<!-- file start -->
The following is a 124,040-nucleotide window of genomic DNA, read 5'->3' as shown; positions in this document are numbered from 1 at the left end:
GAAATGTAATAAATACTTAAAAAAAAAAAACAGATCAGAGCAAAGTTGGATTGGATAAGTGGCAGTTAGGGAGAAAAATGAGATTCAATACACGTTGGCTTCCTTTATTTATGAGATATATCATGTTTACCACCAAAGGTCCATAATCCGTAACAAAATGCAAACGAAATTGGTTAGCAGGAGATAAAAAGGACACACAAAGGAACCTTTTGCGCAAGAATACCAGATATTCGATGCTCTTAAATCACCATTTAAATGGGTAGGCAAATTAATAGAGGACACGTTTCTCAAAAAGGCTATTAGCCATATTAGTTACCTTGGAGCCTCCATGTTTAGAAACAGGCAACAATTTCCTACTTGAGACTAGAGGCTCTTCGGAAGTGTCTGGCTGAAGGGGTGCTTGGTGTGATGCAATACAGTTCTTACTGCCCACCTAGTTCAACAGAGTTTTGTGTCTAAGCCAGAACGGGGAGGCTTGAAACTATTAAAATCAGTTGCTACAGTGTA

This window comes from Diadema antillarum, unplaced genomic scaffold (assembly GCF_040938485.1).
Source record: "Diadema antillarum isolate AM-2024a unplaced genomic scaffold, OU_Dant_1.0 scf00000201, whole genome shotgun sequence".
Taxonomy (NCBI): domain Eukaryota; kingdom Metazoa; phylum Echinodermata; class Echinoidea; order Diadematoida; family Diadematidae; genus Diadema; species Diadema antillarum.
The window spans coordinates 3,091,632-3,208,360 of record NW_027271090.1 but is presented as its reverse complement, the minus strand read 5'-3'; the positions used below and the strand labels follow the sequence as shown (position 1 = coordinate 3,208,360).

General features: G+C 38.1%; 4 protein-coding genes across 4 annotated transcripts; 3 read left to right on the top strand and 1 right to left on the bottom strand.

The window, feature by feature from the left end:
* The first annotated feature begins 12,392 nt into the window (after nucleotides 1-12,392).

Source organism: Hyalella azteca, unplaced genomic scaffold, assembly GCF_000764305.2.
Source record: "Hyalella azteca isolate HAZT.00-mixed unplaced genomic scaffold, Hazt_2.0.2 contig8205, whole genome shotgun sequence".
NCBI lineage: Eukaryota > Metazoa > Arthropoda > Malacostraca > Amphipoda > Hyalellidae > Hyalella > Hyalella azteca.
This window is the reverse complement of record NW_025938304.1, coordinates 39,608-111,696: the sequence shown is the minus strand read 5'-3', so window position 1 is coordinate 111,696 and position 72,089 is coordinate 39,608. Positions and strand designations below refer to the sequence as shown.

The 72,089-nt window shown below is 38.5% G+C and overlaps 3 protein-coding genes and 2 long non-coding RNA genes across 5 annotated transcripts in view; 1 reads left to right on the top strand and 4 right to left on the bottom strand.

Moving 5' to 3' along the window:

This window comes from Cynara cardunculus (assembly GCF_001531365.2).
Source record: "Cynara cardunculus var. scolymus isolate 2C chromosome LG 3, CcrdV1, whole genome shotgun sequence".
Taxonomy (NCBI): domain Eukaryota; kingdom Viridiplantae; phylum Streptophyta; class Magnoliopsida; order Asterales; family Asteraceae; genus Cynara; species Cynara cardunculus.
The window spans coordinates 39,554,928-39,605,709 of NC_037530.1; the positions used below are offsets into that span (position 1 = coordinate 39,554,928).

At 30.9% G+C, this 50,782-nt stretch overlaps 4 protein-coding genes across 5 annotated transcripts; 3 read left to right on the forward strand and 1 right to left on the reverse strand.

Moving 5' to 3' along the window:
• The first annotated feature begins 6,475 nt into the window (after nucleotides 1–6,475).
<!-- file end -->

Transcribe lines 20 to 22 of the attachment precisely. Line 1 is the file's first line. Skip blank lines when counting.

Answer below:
At 30.9% G+C, this 50,782-nt stretch overlaps 4 protein-coding genes across 5 annotated transcripts; 3 read left to right on the forward strand and 1 right to left on the reverse strand.

Moving 5' to 3' along the window:
• The first annotated feature begins 6,475 nt into the window (after nucleotides 1–6,475).